Tag Archives: neutrinos

Dark Matter: Made of Sterile Neutrinos?


Composite image of the Bullet Group showing galaxies, hot gas (shown in pink) and dark matter (indicated in blue). Credit: ESA / XMM-Newton / F. Gastaldello (INAF/IASF, Milano, Italy) / CFHTLS 

What’s more elusive than a neutrino? Why a sterile neutrino, of course. In the Standard Model of particle physics there are 3 types of “regular” neutrinos. The ghost-like neutrinos are electrically neutral particles with 1/2 integer spins and very small masses. Neutrinos are produced in weak interactions, for example when a neutron decays to a proton and an electron. The 3 types are paired with the electron and its heavier cousins, and are known as electron neutrinos, muon neutrinos, and tau neutrinos (νe, νμ, ντ).

A postulated extension to the Standard Model would allow a new type of neutrino, known as a sterile neutrino. “Sterile” refers to the fact that this hypothetical particle would not feel the standard weak interaction, but would couple to regular neutrino oscillations (neutrinos oscillate among the 3 types, and until this was realized there was consternation around the low number of solar neutrinos detected). Sterile neutrinos are more ghostly than regular neutrinos! The sterile neutrino would be a neutral particle, like other neutrino types, and would be a fermion, with spin 1/2. The number of types, and the respective masses, of sterile neutrinos (assuming they exist) is unknown. Since they are electrically neutral and do not feel the standard weak interaction they are very difficult to detect. But the fact that they are very hard to detect is just what makes them candidates for dark matter, since they still interact gravitationally due to their mass.

What about regular neutrinos as the source of dark matter? The problem is that their masses are too low, less than 1/3 of an eV (electron-Volt) total for the three types. They are thus “too hot” (speeds and velocity dispersions too high, being relativistic) to explain the observed properties of galaxy formation and clumping into groups and clusters. The dark matter should be “cold” or non-relativistic, or at least no more than “warm”, to correctly reproduce the pattern of galaxy groups, filaments, and clusters we observe in our Universe.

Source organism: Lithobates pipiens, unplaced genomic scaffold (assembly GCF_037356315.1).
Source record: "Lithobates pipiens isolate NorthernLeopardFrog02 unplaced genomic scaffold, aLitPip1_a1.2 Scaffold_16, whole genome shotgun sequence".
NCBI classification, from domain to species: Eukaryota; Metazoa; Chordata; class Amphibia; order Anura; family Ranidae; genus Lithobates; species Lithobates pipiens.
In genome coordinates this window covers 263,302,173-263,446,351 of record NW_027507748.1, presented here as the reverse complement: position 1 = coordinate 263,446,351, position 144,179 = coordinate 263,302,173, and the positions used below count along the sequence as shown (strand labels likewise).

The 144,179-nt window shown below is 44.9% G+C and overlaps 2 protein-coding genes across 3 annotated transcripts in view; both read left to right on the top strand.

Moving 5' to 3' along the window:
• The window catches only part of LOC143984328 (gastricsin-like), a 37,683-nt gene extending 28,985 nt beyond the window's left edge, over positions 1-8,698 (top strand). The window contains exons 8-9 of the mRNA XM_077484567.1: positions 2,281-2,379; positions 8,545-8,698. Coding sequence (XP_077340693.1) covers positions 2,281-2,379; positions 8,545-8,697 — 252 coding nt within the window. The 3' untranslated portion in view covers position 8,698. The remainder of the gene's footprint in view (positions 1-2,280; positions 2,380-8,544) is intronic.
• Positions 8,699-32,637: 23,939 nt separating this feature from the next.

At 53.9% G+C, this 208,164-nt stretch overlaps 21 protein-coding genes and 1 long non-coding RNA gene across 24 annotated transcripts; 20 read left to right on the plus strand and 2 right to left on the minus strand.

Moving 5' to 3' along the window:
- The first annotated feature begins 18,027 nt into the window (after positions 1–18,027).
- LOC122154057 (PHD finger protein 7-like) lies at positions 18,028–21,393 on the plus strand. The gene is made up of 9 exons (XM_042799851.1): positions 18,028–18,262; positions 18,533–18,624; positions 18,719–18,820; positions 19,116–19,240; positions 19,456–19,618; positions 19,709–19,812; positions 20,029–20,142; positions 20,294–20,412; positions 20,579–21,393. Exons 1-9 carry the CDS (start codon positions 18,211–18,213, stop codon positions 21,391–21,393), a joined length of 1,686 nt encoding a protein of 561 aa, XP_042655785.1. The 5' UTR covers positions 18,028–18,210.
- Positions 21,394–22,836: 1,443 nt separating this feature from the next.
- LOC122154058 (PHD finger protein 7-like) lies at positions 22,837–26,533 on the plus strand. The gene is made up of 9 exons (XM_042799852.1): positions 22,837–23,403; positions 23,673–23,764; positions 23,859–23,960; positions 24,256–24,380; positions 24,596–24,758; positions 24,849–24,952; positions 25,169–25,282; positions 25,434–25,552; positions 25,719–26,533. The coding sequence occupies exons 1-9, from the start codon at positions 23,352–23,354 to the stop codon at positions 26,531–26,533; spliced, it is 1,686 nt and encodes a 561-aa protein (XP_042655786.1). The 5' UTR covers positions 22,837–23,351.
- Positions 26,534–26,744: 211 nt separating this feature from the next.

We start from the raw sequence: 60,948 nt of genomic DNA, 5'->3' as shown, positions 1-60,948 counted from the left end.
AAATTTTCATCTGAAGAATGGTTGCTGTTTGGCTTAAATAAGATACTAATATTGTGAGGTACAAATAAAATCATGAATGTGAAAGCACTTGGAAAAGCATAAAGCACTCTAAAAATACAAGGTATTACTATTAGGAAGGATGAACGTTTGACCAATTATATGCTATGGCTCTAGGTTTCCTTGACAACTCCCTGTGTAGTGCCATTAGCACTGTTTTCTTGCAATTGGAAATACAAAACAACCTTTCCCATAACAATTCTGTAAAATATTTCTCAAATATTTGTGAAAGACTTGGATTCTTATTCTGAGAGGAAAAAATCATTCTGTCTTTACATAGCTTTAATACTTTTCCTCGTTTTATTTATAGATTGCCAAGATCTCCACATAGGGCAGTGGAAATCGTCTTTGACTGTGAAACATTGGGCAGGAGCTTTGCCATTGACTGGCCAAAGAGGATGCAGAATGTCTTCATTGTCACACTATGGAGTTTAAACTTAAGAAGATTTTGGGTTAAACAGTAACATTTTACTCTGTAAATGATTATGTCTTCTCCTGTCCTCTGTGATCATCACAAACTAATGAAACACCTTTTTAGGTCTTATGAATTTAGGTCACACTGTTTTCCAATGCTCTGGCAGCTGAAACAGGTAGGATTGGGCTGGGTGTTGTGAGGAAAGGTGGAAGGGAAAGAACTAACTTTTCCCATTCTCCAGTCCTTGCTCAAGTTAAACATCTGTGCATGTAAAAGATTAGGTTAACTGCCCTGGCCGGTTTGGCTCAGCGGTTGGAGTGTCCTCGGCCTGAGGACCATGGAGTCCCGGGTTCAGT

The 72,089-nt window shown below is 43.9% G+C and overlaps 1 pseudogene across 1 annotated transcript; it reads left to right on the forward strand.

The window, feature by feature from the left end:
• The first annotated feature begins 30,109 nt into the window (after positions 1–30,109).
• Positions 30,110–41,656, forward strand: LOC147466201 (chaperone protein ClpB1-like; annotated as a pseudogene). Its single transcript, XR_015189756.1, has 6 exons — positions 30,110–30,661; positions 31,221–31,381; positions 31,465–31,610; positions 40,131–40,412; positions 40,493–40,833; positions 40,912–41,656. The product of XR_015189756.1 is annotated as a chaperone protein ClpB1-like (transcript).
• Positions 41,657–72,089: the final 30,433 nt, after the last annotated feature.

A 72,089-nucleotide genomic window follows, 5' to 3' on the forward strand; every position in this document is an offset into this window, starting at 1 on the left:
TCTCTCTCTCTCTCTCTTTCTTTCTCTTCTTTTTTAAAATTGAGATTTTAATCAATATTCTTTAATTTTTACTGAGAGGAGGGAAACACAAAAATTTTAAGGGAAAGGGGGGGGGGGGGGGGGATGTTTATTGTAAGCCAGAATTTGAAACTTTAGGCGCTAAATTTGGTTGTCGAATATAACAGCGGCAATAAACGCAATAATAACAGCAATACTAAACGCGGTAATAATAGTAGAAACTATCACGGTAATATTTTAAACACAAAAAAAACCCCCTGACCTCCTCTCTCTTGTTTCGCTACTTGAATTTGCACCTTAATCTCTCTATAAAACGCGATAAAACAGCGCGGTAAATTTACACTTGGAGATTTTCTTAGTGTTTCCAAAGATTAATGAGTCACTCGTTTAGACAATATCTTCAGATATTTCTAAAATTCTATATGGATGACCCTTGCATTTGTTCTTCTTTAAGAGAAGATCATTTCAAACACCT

Constraints can be placed on the minimum mass for a sterile neutrino to be a good dark matter candidate. Observations of the cosmic microwave background and of hydrogen Lyman-alpha emission in quasar spectra have been used to set a lower bound of 2 keV for the sterile neutrino’s mass, if it is the predominant component of dark matter. A sterile neutrino with this mass or larger is expected to have a decay channel into a photon with half of the rest-mass energy and a regular (active) neutrino with half the energy.

A recent suggestion is that an X-ray emission feature seen at 3.56 keV (kilo-electron Volts) from galaxy clusters is a result of the decay of sterile neutrinos into photons with that energy plus active (regular) neutrinos with similar energy. This X-ray emission line has been seen in a data set from the XMM-Newton satellite that stacks results from 73 clusters of galaxies together. The line was detected in 2 different instruments with around 4 or 5 standard deviations significance, so the existence of the line itself is on a rather strong footing. However, it is necessary to prove that the line is not from an atomic transition from argon or some other element. The researchers argue that an argon line should be much, much weaker than the feature that is detected.

In addition, a second team of researchers, also using XMM-Newton data have claimed detection of lines at the same 3.56 keV energy in the Perseus cluster of galaxies as well as our neighbor, the Andromeda galaxy.